March 13th, 1974 – End of OPEC Embargo

A five-month long oil embargo on the U.S. ended was officially ended on March 13th, 1974 by the Organization of Petroleum Exporting Countries’ (OPEC) Arab members. The embargo was originally applied as a response to the United States providing resources for the Yom Kippur war effort to the Israeli military.

This created a shortage of gasoline and caused President Richard Nixon to come up with a solution. That solution came in the form of voluntary rationing of gas and a Sunday sales ban on gas; it was quickly approved by Congress. The OPEC discontinued the embargo when Israeli troops were withdrawn from some of Sinai, following a negotiation with Secretary of State, Henry Kissinger.

March 14th, 1909 – California Rattled By Lake View Gusher

On the morning of March 14th, a California well called Lake View at Midway-Sunset erupted, causing disturbances and heavy vibrations throughout the region. San Joaquin Valley experienced many gushers during this time including the Shamrock Gusher (1986) and the Midway Gusher, (1909).

However, the Lake View Number One had the biggest impact. In addition to the physical vibrations from the gusher, the well spilled 18,000 barrels every 24 hours for about 18 months.

This gusher nearly became the most famous in American history, right behind the Spindletop Hill gusher of 1901. Lake View was eventually contained in October of 1910. Fortunately, a device designed to prevent blowouts and while capping wells was introduced in 1922, putting a halt to the gusher issues that plagued wells around the country.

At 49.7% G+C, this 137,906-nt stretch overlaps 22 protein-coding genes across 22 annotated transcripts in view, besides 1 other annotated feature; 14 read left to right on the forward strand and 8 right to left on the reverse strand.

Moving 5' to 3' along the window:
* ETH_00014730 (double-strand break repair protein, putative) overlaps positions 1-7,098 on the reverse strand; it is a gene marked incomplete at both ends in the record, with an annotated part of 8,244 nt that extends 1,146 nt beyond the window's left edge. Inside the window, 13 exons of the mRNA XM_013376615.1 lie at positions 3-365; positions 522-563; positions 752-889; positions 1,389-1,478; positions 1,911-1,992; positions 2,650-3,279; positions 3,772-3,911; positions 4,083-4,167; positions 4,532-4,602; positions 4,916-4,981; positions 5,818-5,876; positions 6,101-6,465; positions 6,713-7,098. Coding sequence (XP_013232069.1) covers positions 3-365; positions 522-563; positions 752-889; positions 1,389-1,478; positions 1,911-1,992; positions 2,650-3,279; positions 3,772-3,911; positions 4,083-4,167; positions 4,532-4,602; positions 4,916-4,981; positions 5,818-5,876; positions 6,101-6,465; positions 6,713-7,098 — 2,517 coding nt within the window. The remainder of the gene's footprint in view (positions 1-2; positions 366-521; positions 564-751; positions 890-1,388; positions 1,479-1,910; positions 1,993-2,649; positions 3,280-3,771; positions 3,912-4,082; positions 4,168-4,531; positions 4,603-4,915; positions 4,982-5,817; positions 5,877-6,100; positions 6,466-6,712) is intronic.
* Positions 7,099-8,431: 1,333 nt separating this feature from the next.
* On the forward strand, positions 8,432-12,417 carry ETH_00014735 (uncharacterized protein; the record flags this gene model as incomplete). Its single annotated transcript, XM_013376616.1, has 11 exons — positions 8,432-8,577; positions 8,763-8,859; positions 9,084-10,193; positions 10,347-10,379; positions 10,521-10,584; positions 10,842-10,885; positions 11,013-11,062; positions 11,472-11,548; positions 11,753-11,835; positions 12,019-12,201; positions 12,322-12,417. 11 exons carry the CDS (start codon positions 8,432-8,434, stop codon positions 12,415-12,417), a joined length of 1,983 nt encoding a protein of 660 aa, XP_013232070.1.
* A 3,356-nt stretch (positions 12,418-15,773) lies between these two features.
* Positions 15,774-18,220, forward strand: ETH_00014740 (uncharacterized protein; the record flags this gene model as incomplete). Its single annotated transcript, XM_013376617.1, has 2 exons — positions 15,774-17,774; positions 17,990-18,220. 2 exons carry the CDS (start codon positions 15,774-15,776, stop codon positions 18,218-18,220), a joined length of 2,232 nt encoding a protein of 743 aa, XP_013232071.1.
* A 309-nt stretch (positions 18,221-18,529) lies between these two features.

March 15th, 1946 – Texas Independent Producers and Royalty Owners Association Established

In 1946, Texas Independent Producers and Royalty Owners Association was formed in an effort to protect the right to survey and manufacture oil and gas. It was created by a group of Independents wanting to protect their rights and maintain their own quality of life.

Until that time, when a number of oil fields were discovered, it often lead to an overproduction and disputes with large oil companies. These difficult disputes are what pushed these Independents to form their own trade association.

March 16th, 1914 – Completion of Main Street Oil Well

In 1914, a well that Ripley’s Believe It or Not would hail as the World’s Only Main Street Oil Well was officially completed. This well held oil from below the town of Barnsdall, Oklahoma, about 1,700 feet down.

This Oklahoma town, in Osage County, was first named  Bigheart for James Bigheart, former Osage Chief. It was later renamed for the owner of Barnsdall Refining company, Theodore Barnsdale. Today, this company still exists as a wax refinery. In 1916, Barnsdall went on to discover several additional oil fields in the area.

The well still exists today, and in 1997, it earned a place in the National Register of Historic Places.

March 17th, 1890 – Sunoco Expands to Ohio

Four years after the Peoples Natural Gas company was organized by Edward Emerson and Joseph Pew in an effort to supply gas to the city of Pittsburgh, the company made a move to Ohio in an expansion effort. It was later named The Sun Oil Company of Ohio.